Take the 2-minute tour ×
MathOverflow is a question and answer site for professional mathematicians. It's 100% free, no registration required.

Say that a string of $n$ digits, each from $\lbrace 0,1,2,\ldots,b-1 \rbrace$,is foldable if, were each digit on its own stamp in a sequence of connected stamps, one could fold the stamps so that like digits are on top of one another, forming a "stack" of $0$s, adjacent to a stack of $1$s, adjacent to a stack of $2$s, and so on. For example, for $b=2$ binary strings, the stamps should form two piles: $0$s and $1$s, like this:
For binary strings, it is clear that a foldable string must have runs of an even number of $0$s and $1$s everywhere except at the two ends of the string; these end runs can be of even or odd length. It is not too difficult to work out that of the $2^n$ binary strings of length $n$, the number foldable is $$f(n) = 3 \cdot 2^{n/2} -2 \;\;, n \; \mathrm{even}$$ $$f(n) = 2 \cdot 2^{\lceil n/2 \rceil} - 2 \;\;, n \; \mathrm{odd}$$ For example, for $n=10$, $3 \cdot 2^5 -2 = 94$ of the $1024$ strings are foldable; for $n=11$, $126$ are foldable.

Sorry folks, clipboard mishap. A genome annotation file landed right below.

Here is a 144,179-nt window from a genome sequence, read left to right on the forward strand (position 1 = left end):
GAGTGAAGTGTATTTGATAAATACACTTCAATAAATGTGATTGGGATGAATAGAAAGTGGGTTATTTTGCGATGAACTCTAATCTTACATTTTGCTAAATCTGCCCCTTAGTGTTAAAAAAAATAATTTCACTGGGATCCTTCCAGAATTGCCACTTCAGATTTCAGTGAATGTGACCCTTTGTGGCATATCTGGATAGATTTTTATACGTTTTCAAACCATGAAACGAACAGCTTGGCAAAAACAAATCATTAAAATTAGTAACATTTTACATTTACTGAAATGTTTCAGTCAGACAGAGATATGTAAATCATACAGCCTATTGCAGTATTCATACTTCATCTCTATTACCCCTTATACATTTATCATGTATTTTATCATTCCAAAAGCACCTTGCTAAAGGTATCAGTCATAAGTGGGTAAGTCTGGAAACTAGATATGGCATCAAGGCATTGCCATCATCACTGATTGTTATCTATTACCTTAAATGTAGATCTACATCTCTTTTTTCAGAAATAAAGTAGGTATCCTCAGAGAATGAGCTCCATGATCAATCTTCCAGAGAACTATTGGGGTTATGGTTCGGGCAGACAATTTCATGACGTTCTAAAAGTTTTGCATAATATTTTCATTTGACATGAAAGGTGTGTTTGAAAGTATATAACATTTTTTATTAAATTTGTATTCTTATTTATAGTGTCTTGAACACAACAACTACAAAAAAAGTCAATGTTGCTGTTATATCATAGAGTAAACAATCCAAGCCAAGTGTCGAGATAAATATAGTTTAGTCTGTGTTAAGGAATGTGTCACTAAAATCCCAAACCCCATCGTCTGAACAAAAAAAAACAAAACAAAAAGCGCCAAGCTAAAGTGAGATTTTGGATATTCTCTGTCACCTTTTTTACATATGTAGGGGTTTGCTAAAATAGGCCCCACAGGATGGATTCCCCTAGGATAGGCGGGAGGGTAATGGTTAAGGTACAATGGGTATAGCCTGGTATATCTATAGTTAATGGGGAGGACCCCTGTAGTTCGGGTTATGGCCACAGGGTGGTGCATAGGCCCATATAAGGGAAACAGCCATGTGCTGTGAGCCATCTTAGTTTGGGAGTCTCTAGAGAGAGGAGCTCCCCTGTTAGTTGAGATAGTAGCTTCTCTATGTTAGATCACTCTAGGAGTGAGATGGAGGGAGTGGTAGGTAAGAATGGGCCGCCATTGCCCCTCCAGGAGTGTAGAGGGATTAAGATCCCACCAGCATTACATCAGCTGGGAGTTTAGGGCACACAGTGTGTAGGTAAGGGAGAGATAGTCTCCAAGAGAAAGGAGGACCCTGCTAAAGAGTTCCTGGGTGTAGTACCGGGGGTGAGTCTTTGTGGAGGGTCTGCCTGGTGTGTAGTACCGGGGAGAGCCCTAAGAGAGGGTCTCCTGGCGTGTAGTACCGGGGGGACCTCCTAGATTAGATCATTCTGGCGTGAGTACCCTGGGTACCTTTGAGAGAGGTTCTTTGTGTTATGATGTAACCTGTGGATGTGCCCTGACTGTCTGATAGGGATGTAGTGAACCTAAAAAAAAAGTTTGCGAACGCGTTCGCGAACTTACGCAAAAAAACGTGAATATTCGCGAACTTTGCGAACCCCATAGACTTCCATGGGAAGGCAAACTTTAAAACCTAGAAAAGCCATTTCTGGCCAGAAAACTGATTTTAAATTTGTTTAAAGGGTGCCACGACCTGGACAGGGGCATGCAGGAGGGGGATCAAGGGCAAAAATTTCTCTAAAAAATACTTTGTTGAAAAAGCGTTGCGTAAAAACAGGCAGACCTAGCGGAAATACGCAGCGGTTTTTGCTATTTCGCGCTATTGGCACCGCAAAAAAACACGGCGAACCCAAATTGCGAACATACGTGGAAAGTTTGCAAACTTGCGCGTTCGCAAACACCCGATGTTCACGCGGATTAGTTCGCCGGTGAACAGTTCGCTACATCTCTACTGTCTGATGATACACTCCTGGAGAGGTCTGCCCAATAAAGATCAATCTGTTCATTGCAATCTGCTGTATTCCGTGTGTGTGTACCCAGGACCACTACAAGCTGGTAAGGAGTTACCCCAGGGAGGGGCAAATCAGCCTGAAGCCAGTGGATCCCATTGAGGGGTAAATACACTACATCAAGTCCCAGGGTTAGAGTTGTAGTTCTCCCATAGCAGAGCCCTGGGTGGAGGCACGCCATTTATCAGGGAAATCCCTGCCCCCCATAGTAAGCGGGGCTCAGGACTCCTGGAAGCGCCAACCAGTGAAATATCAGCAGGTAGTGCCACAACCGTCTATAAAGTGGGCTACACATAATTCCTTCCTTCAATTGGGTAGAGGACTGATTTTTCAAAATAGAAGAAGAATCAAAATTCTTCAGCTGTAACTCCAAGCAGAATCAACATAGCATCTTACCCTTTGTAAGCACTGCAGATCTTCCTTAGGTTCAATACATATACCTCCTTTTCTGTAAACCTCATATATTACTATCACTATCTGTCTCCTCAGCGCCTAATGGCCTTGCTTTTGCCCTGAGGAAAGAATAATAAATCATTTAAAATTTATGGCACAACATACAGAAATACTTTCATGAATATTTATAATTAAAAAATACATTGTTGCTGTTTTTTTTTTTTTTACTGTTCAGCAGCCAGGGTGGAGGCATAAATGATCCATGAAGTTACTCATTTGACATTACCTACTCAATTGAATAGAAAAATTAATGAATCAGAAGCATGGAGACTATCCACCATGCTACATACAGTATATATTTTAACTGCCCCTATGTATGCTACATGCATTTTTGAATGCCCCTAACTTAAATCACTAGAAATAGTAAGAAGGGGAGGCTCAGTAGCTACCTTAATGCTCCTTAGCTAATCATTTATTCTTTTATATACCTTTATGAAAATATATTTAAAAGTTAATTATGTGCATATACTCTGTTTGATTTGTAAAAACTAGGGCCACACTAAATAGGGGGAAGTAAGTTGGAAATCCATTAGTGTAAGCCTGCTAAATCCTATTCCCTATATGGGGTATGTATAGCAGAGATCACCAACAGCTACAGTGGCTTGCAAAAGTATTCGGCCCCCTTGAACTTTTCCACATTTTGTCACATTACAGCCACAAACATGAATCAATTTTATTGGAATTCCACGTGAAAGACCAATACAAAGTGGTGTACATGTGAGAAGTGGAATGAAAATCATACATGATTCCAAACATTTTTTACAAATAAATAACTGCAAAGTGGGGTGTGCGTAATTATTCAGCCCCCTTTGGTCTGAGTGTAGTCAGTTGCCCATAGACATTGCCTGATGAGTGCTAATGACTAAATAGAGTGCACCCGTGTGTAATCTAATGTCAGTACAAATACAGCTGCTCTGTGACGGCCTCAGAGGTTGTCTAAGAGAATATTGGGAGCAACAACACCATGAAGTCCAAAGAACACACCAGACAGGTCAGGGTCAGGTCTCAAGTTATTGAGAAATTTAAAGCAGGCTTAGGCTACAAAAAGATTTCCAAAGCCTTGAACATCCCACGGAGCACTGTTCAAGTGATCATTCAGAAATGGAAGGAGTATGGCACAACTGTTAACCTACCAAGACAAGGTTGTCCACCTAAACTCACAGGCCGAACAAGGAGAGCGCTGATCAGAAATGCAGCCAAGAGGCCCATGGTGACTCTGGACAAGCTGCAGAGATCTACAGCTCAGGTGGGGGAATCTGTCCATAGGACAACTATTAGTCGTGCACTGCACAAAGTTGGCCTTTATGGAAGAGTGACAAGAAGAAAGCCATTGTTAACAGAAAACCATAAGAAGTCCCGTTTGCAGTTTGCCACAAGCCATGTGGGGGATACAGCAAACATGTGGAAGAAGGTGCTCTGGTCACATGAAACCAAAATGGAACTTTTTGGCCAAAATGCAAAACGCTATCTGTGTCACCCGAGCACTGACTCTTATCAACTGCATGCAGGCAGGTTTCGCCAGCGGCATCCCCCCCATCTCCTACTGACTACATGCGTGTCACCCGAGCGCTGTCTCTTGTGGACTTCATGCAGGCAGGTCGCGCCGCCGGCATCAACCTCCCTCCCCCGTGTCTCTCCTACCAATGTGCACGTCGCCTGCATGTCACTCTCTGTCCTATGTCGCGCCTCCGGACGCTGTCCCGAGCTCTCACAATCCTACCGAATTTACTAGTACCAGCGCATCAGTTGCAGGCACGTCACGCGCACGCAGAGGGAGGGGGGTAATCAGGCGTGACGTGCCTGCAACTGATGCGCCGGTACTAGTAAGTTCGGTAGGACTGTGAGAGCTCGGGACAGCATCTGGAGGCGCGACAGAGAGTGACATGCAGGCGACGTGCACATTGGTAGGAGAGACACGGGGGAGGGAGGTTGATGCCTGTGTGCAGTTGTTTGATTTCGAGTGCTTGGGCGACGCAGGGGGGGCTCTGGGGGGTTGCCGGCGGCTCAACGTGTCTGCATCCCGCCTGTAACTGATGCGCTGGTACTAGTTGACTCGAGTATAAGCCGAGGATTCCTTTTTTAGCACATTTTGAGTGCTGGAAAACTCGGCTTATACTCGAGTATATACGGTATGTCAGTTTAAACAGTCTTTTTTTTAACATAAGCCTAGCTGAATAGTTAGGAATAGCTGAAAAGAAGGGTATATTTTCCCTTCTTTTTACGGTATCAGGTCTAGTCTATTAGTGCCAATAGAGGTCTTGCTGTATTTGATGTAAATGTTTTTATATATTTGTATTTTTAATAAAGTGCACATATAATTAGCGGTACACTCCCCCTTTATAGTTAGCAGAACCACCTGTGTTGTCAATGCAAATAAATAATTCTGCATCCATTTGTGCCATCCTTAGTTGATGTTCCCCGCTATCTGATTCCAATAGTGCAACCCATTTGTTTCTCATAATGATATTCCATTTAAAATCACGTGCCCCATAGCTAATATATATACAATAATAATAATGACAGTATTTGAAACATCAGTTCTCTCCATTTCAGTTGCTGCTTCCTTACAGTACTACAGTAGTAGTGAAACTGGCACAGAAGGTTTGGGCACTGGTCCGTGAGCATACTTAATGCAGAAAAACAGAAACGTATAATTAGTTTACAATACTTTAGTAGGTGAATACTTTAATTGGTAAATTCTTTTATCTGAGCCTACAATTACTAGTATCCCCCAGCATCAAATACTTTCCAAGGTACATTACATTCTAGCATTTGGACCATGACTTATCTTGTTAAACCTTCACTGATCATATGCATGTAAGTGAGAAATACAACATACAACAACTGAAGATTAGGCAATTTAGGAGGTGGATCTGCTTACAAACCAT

I am having difficulty generalizing the count to strings of digits from larger sets $\lbrace 0,1,2,\ldots,b-1 \rbrace$, $b>2$. For $b=3$, there should be three consecutive "stacks", of $0$s, $1$s, and $2$s. Although an exact formula would be nice, I am particularly interested in whether the exponential growth remains $2^{n/2}$. Perhaps someone has seen this before, perhaps in another guise? If so, I'd appreciate a reference. Thanks!

Addendum. In case anyone wants to try to understand the exact count for $b=3$, here are some tentative computational enumerations, with $n$ the number of digits, $f$ the number of foldable strings, and $u$ the number of unfoldable strings: $$n=1 \;,\; f=3 \;,\; u=0 \;,\; f+u = 3$$ $$n=2 \;,\; f=7 \;,\; u=2 \;,\; f+u = 9$$ $$n=3 \;,\; f=13 \;,\; u=14 \;,\; f+u = 27$$ $$n=4 \;,\; f=23 \;,\; u=58 \;,\; f+u = 81$$ $$n=5 \;,\; f=39 \;,\; u=204 \;,\; f+u = 243$$ $$n=6 \;,\; f=65 \;,\; u=664 \;,\; f+u = 729$$ $$n=7 \;,\; f=107 \;,\; u=2080 \;,\; f+u = 2187$$ OEIS identifies the $f$-sequence as A154691: Expansion of $$ \frac {1+x+x^2}{(1-x-x^2)(1-x)} .$$

share|improve this question
Martin Gardner had a similar item in Mathematical Games. Perhaps you may find it useful. Gerhard "Ask Me About System Design" Paseman, 2012.07.14 –  Gerhard Paseman Jul 15 '12 at 3:44
Also, if you stick with one dimension, any sequence will be a concatenation of sequences of foldable strings of length 2, with some restrictions. In particular, 0X2 being a foldable substring implies X has an odd number of 1's. Gerhard "Ask Me About System Design" Paseman, 2012.07.14 –  Gerhard Paseman Jul 15 '12 at 3:51